4. I found dramatic evidence of victims of climate change. I don’t know why this isn’t getting media but a city of 271,000 people that has been in the same place for 1900 odd years is now being inundated with water! Suely they need to be some of the first recipients of the UNFCCC adaptation fund.

    http://en.wikipedia.org/wiki/Venice

    Also, 900 years ago in a place called Zeeland, not the new version, sea levels rose and turned what was continental Europe into islands! Zeeland was unfortunate enough to be flooded again in 1951, losing more land to the sea.

    But the worst Dutch flood of the period occurred in 1287, killing 50,000 Dutch, and the loss of vast amounts of land to the sea overnight and dramatically changing the Europa map.

    http://www.lib.utexas.edu/maps/historical/central_europe_1180.jpg

    In fact, Zeeland and Holland are littered with historic recordings of loss of land to rising seas;

    http://en.wikipedia.org/wiki/Floods_in_the_Netherlands

    I never knew climate change had been happening for so long! Well I guess if stop climate change now by reducing CO2 levels down to 350ppm maybe we can save the people of Kiribati.

  5. R2d2 confuzzled yet again?. Put it down to bad manufacture, they sure don’t make them like they used to. Perhaps rising sea levels will eventually fry whatever few functioning circuits r2 has left. Notice I didn’t mention logic circuits.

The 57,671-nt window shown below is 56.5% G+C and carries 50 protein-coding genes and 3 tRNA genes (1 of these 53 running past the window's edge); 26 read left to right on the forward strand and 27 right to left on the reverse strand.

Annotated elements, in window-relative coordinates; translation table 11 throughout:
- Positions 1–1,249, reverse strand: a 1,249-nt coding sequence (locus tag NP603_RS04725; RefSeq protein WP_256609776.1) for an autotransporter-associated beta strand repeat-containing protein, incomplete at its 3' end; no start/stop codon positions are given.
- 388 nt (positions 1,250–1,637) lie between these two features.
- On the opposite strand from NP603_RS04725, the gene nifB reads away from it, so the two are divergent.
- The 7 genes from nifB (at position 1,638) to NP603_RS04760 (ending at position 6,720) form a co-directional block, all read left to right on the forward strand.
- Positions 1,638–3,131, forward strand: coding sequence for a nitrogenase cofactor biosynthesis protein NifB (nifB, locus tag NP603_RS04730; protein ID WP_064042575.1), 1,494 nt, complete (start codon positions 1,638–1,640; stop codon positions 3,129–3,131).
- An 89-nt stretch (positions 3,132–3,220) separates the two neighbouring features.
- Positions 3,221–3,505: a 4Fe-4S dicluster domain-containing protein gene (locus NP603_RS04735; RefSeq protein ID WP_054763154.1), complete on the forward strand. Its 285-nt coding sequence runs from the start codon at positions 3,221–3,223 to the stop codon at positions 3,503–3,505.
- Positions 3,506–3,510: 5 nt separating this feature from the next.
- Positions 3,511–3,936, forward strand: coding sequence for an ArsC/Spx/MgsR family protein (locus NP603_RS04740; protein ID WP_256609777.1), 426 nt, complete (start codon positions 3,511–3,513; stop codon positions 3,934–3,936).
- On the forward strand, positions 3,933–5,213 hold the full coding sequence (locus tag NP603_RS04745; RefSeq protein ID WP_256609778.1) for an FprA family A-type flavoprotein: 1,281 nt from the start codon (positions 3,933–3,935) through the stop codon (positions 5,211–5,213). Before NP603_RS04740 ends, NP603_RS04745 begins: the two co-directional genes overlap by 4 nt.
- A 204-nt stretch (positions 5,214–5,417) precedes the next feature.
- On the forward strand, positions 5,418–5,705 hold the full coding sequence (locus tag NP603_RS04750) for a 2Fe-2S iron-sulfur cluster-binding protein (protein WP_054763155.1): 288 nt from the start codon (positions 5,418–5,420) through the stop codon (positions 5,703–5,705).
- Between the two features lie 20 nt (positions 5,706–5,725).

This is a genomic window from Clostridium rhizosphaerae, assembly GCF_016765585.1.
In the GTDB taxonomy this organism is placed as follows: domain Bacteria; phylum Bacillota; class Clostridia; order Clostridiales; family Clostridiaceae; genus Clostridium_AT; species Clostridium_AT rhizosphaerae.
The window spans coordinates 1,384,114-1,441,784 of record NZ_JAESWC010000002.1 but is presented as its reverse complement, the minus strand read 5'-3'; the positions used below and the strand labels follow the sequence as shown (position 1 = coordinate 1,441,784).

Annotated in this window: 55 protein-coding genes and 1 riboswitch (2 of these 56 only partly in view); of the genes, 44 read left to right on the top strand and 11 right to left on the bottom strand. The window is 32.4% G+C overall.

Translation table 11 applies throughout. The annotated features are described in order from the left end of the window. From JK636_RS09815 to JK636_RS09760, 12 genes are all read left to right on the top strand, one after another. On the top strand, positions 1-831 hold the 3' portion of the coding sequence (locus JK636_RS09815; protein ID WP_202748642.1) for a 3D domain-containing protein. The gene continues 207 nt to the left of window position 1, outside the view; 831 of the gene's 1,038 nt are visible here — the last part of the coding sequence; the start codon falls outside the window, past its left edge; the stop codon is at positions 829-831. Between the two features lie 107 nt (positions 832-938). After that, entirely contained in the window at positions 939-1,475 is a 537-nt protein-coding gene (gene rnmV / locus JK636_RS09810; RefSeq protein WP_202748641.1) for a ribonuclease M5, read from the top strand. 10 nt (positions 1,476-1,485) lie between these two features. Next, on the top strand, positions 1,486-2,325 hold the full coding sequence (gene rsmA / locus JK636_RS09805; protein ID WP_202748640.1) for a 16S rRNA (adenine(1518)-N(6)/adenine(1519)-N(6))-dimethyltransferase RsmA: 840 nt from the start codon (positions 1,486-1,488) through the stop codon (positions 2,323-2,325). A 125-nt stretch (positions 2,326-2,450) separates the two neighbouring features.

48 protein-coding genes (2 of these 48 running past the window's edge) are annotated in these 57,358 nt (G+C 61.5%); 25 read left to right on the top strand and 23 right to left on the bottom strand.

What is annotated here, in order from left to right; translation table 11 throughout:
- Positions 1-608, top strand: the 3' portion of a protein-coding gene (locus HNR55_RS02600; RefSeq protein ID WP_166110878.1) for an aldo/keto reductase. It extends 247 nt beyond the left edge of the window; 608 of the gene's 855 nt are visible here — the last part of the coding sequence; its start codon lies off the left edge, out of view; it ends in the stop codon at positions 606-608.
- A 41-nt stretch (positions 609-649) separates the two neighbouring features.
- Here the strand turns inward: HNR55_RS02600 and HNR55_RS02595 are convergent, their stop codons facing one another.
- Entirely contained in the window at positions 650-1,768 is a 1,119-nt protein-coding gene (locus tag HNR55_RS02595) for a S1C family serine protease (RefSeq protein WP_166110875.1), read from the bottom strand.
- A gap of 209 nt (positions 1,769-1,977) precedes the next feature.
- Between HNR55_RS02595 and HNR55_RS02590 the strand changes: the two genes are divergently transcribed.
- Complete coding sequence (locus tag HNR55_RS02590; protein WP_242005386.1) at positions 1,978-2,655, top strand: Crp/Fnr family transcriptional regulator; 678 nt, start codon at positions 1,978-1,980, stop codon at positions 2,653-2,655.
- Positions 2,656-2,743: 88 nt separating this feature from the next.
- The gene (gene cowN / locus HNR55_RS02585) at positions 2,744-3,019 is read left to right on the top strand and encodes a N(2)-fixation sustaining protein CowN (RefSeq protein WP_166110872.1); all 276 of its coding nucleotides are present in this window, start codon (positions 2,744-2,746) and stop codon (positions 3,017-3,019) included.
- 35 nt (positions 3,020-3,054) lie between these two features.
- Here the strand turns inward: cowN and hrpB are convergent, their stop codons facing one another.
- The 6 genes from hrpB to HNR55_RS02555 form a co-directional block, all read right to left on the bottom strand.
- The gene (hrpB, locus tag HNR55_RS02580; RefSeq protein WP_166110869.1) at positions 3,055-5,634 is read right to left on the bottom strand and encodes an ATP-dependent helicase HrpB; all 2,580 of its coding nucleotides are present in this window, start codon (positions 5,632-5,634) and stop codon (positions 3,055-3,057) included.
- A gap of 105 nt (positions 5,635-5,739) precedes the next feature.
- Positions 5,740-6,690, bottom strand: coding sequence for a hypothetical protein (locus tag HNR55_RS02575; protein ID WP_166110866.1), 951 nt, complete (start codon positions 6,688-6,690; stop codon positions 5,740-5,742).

No r2 this is not the first time that human settlements have been engulfed by the sea. Archeological evidence far predates Venice and Zeeland. It is however, the first time that humans have induced sea level rise by pumping out CO2 emissions like there’s no tomorrow.

    Seriously someone needs to program you with at least the basics in climate science, because you are an embarrassment to all fair dinkum machines. And that includes toasters, George Foreman grills, and waffle makers.

  6. R2D2 Odd that when some of us feel the pathos of a situation you feel an urge to scurry around looking for (false) evidence that nothing out of the ordinary is happening. Do you ever reflect on the sheer inhumanity that denialism seems willing to accommodate?

  7. Bryan –

    A person interested in sea level behaviour in the Pacific would probably know about the South Pacific Sea Level and Climate Monitoring Project. The web site at http://www.bom.gov.au/oceanography/projects/spslcmp/spslcmp.shtml has a helpful map of the Pacific Islands being monitored and describes their project thus:

    Sponsored by the Australian Agency for International Development (AusAID). The project’s aim is to help South Pacific Forum member countries to understand the processes, scale and implications of sea level rise and extreme event variability in the region. By means of a network of instruments operating over several decades, the project accurately records variations in long-term sea level and land movement in the South Pacific. NTC provides the sea level component. The information collected supports scientific reports on sea level variations from climatic and gravitational influences, as well as geographic variations through tectonic movement and atoll decay.